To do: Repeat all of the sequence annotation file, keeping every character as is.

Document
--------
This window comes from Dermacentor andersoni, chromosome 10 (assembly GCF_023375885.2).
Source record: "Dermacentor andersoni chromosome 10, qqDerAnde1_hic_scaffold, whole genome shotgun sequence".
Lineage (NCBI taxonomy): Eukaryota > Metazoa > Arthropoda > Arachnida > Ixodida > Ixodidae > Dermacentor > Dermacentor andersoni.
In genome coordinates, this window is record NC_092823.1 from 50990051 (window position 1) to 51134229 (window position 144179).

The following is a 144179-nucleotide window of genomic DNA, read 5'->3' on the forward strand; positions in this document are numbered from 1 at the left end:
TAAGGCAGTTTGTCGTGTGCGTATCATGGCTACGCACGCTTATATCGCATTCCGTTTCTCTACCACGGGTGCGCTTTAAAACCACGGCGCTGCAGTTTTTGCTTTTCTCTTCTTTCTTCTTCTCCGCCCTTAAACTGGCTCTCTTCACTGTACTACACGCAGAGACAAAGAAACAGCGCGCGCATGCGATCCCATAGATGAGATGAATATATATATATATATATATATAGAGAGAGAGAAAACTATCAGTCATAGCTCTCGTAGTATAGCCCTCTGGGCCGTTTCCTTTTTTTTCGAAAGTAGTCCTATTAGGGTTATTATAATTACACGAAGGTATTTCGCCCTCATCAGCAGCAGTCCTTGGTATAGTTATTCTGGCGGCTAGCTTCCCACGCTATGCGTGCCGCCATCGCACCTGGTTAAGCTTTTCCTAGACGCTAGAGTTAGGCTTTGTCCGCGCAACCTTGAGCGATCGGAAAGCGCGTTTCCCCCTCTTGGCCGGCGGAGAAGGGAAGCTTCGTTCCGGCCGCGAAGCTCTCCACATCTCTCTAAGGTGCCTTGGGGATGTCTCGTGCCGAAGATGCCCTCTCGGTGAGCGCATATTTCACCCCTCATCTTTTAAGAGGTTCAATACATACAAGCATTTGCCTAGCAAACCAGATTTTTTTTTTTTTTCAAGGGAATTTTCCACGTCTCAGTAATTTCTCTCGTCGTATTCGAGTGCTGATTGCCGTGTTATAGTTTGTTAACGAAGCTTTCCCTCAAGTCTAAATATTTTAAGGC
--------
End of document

This window comes from Dermacentor andersoni, chromosome 10 (assembly GCF_023375885.2).
Source record: "Dermacentor andersoni chromosome 10, qqDerAnde1_hic_scaffold, whole genome shotgun sequence".
Lineage (NCBI taxonomy): Eukaryota > Metazoa > Arthropoda > Arachnida > Ixodida > Ixodidae > Dermacentor > Dermacentor andersoni.
In genome coordinates, this window is record NC_092823.1 from 50990051 (window position 1) to 51134229 (window position 144179).

The following is a 144179-nucleotide window of genomic DNA, read 5'->3' on the forward strand; positions in this document are numbered from 1 at the left end:
TAAGGCAGTTTGTCGTGTGCGTATCATGGCTACGCACGCTTATATCGCATTCCGTTTCTCTACCACGGGTGCGCTTTAAAACCACGGCGCTGCAGTTTTTGCTTTTCTCTTCTTTCTTCTTCTCCGCCCTTAAACTGGCTCTCTTCACTGTACTACACGCAGAGACAAAGAAACAGCGCGCGCATGCGATCCCATAGATGAGATGAATATATATATATATATATATATAGAGAGAGAGAAAACTATCAGTCATAGCTCTCGTAGTATAGCCCTCTGGGCCGTTTCCTTTTTTTTCGAAAGTAGTCCTATTAGGGTTATTATAATTACACGAAGGTATTTCGCCCTCATCAGCAGCAGTCCTTGGTATAGTTATTCTGGCGGCTAGCTTCCCACGCTATGCGTGCCGCCATCGCACCTGGTTAAGCTTTTCCTAGACGCTAGAGTTAGGCTTTGTCCGCGCAACCTTGAGCGATCGGAAAGCGCGTTTCCCCCTCTTGGCCGGCGGAGAAGGGAAGCTTCGTTCCGGCCGCGAAGCTCTCCACATCTCTCTAAGGTGCCTTGGGGATGTCTCGTGCCGAAGATGCCCTCTCGGTGAGCGCATATTTCACCCCTCATCTTTTAAGAGGTTCAATACATACAAGCATTTGCCTAGCAAACCAGATTTTTTTTTTTTTTCAAGGGAATTTTCCACGTCTCAGTAATTTCTCTCGTCGTATTCGAGTGCTGATTGCCGTGTTATAGTTTGTTAACGAAGCTTTCCCTCAAGTCTAAATATTTTAAGGC